How far would a desperate woman go to give herself and her child a chance at a normal life? In "The Other Side of Impossible," Susannah Meadows describes her son, Shepherd, who struggled with juvenile idiopathic arthritis. His joints swelled up, he was in excruciating pain, and the medications prescribed by his doctor did not rid him of all his symptoms. Along with her own son's history, the author tells true stories of children with debilitating food allergies; seizures; severe ADHD; and a physician with Multiple Sclerosis. In all of these cases, the individuals concerned sought advice, did research on the Internet and, with their physicians' permission, tried alternative healing. They came to believe that factors such as a leaky gut (intestinal permeability), an imbalance in the patient's microbiome, and certain foods (dairy and gluten in particular) may contribute to inflammation that increases the severity of autoimmune disorders.

    Meadows, a reporter who has written for Newsweek and the New York Times, does not make the extreme claim that the methods she discusses are effective for everyone or are FDA approved. On the contrary, visiting naturopaths and integrative medicine specialists is a bit scary. They may suggest supplements, herbal remedies (beware, since not all of these are safe), radical changes in diet, probiotics, acupuncture, and other non-standard treatments. Still, when the usual drugs do not work and a person's quality of life is steadily deteriorating, it is understandable that some individuals will go to great lengths to find answers.

    Meadows is a skilled technical writer and researcher who shares enlightening and provocative comments from her interviews with physicians, scientists, patients, and their families. In addition, she lucidly explains how each patient fared before and after they tried alternative healing. The author humanizes her subjects with details about their personalities and relationships, and shows how chronic illness can bind families or tear them apart. Susannah Meadows and others like her are pioneers who deserve our admiration for their courage, tenacity, and self-sacrifice. Since "anecdotal evidence does not demonstrate cause and effect," further studies are needed to determine whether extreme dietary restrictions, fecal transplants, and other unconventional therapies should be used more widely to help those with autoimmune disorders.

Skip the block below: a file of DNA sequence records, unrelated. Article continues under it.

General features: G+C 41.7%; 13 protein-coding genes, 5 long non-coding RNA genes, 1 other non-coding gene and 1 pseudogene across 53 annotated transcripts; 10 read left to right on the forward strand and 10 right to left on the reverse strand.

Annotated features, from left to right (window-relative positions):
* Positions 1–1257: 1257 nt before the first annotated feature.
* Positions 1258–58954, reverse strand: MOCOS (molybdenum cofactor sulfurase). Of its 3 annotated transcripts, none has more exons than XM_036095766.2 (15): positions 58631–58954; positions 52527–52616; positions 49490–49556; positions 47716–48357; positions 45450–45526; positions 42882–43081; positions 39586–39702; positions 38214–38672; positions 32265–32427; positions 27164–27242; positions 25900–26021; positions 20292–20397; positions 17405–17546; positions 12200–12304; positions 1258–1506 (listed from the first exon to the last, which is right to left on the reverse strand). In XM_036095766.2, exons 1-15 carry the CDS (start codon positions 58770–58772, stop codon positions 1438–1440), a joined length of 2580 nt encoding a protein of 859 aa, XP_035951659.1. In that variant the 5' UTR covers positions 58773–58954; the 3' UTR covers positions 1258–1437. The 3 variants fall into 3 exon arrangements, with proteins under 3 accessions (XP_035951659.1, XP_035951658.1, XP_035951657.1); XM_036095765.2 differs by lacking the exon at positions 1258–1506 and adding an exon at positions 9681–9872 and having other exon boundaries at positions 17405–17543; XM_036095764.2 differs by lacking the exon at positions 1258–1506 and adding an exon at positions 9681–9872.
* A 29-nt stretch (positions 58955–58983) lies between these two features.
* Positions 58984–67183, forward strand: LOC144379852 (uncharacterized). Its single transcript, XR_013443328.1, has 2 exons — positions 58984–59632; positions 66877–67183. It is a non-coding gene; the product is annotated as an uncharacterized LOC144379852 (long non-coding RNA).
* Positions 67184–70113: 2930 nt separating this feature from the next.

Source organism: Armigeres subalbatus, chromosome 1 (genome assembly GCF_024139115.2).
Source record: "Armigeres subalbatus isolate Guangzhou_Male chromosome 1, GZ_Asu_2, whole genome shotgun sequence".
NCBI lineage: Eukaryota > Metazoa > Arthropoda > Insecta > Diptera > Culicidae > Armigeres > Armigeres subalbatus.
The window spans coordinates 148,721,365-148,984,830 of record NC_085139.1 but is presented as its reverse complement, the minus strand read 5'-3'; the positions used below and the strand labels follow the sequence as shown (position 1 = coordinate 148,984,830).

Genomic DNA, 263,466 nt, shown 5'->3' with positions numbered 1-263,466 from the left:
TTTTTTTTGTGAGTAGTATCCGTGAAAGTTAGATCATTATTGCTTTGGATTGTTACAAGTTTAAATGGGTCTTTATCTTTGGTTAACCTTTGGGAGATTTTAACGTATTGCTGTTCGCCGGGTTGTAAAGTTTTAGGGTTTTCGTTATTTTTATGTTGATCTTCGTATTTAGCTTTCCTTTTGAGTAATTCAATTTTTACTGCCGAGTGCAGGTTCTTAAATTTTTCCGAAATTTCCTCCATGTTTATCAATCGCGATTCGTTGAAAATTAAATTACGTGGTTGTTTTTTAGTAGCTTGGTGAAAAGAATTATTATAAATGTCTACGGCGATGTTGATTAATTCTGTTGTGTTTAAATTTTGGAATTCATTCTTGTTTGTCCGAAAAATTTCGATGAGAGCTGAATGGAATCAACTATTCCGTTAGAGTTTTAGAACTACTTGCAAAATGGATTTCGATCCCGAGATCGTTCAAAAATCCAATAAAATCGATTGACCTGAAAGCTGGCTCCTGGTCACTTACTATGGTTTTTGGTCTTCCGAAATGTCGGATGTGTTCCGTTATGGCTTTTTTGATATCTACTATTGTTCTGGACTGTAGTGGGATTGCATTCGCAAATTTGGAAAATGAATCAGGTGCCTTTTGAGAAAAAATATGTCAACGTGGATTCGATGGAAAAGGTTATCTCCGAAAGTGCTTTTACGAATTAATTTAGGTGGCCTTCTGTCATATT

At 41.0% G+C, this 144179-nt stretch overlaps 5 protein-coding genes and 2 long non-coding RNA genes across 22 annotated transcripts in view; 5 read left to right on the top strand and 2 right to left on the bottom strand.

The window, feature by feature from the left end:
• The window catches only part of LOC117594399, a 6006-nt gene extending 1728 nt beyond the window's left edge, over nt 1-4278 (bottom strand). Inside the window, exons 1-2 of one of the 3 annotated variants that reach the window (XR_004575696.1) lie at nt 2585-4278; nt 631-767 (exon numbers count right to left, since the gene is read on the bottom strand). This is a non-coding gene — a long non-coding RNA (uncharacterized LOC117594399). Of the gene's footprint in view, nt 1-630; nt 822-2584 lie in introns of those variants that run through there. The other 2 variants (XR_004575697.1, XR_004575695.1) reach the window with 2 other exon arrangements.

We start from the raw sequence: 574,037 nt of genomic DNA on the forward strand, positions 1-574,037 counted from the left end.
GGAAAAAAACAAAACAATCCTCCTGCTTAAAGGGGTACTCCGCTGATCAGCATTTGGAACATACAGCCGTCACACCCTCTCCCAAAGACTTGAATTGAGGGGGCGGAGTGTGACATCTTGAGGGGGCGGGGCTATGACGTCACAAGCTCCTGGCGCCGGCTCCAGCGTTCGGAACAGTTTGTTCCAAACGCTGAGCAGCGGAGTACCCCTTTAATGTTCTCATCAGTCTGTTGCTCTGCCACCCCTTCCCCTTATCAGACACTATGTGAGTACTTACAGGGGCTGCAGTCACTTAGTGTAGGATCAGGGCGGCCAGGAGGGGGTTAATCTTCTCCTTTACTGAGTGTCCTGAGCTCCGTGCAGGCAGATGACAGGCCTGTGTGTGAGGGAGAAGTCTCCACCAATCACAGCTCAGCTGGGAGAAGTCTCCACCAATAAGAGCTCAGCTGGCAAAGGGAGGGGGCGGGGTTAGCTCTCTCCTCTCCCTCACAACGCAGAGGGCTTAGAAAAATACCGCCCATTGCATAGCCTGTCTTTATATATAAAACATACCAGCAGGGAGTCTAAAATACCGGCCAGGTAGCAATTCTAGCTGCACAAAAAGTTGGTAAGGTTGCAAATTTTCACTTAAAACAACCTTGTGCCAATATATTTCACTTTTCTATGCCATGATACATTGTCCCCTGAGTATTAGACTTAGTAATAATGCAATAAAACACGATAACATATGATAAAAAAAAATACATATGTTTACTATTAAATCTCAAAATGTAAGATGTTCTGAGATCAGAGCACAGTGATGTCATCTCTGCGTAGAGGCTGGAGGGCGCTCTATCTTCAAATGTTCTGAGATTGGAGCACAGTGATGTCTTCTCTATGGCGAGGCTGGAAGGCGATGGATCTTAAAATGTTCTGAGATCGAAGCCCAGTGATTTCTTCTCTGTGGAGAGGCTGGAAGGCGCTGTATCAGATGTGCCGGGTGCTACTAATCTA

• Lane
    Jun 02, 2017

    No words for how important this book was to me and how close to home it hits.

  • Evyn
    Jun 11, 2017

    this book is just... amazing. it really hits home, and it's just so touching. so glad i was able to read the stories of these individuals. so glad their stories were able to be told.

  • Greg Z
    Jun 27, 2017

    I absolutely believe there is a strong link between mind/body healing: if you want to heal, you will take better care of yourself, you will eat right, you will research and do the right excercises, etc. I think only the most pill-only oriented doctor would disagree, but there is probably a lot of those types of doctors around who say things like "Take this, and call me next week to let me know how you feel." (By then, you've either passed or decided in your own head you're going to be fine.) I d

    I absolutely believe there is a strong link between mind/body healing: if you want to heal, you will take better care of yourself, you will eat right, you will research and do the right excercises, etc. I think only the most pill-only oriented doctor would disagree, but there is probably a lot of those types of doctors around who say things like "Take this, and call me next week to let me know how you feel." (By then, you've either passed or decided in your own head you're going to be fine.) I do respect doctors, but I have more respect for people who work hard to heal themselves, who focus on methodologies the world over that not every doctor knows about, who maintain a good attitude, who believe the universe will help those who are willing to help themselves. I did enjoy this book, Meadows is right (to me) on a lot of issues, but in a way she was singing to the choir from the opening pages anyway. And to Meadows: thanks for sharing your own personal journey.